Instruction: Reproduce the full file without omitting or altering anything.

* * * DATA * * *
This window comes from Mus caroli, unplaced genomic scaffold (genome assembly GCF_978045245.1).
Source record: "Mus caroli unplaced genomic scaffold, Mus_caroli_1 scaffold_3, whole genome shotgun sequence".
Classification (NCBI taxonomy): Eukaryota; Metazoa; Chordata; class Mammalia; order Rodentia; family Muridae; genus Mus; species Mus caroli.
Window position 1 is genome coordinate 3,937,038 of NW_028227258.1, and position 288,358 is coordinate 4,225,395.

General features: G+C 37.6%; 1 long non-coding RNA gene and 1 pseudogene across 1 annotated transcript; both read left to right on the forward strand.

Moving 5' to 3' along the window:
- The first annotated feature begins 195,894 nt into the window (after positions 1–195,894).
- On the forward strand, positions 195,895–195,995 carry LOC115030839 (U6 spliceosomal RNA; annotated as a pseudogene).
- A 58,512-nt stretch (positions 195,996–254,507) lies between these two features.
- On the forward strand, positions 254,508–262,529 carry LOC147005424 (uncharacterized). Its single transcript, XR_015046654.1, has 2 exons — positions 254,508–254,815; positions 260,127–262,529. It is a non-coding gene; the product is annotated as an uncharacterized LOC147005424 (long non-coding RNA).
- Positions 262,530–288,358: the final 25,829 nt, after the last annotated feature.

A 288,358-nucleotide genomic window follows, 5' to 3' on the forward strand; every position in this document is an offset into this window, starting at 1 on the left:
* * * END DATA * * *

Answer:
This window comes from Mus caroli, unplaced genomic scaffold (genome assembly GCF_978045245.1).
Source record: "Mus caroli unplaced genomic scaffold, Mus_caroli_1 scaffold_3, whole genome shotgun sequence".
Classification (NCBI taxonomy): Eukaryota; Metazoa; Chordata; class Mammalia; order Rodentia; family Muridae; genus Mus; species Mus caroli.
Window position 1 is genome coordinate 3,937,038 of NW_028227258.1, and position 288,358 is coordinate 4,225,395.

General features: G+C 37.6%; 1 long non-coding RNA gene and 1 pseudogene across 1 annotated transcript; both read left to right on the forward strand.

Moving 5' to 3' along the window:
- The first annotated feature begins 195,894 nt into the window (after positions 1–195,894).
- On the forward strand, positions 195,895–195,995 carry LOC115030839 (U6 spliceosomal RNA; annotated as a pseudogene).
- A 58,512-nt stretch (positions 195,996–254,507) lies between these two features.
- On the forward strand, positions 254,508–262,529 carry LOC147005424 (uncharacterized). Its single transcript, XR_015046654.1, has 2 exons — positions 254,508–254,815; positions 260,127–262,529. It is a non-coding gene; the product is annotated as an uncharacterized LOC147005424 (long non-coding RNA).
- Positions 262,530–288,358: the final 25,829 nt, after the last annotated feature.

A 288,358-nucleotide genomic window follows, 5' to 3' on the forward strand; every position in this document is an offset into this window, starting at 1 on the left: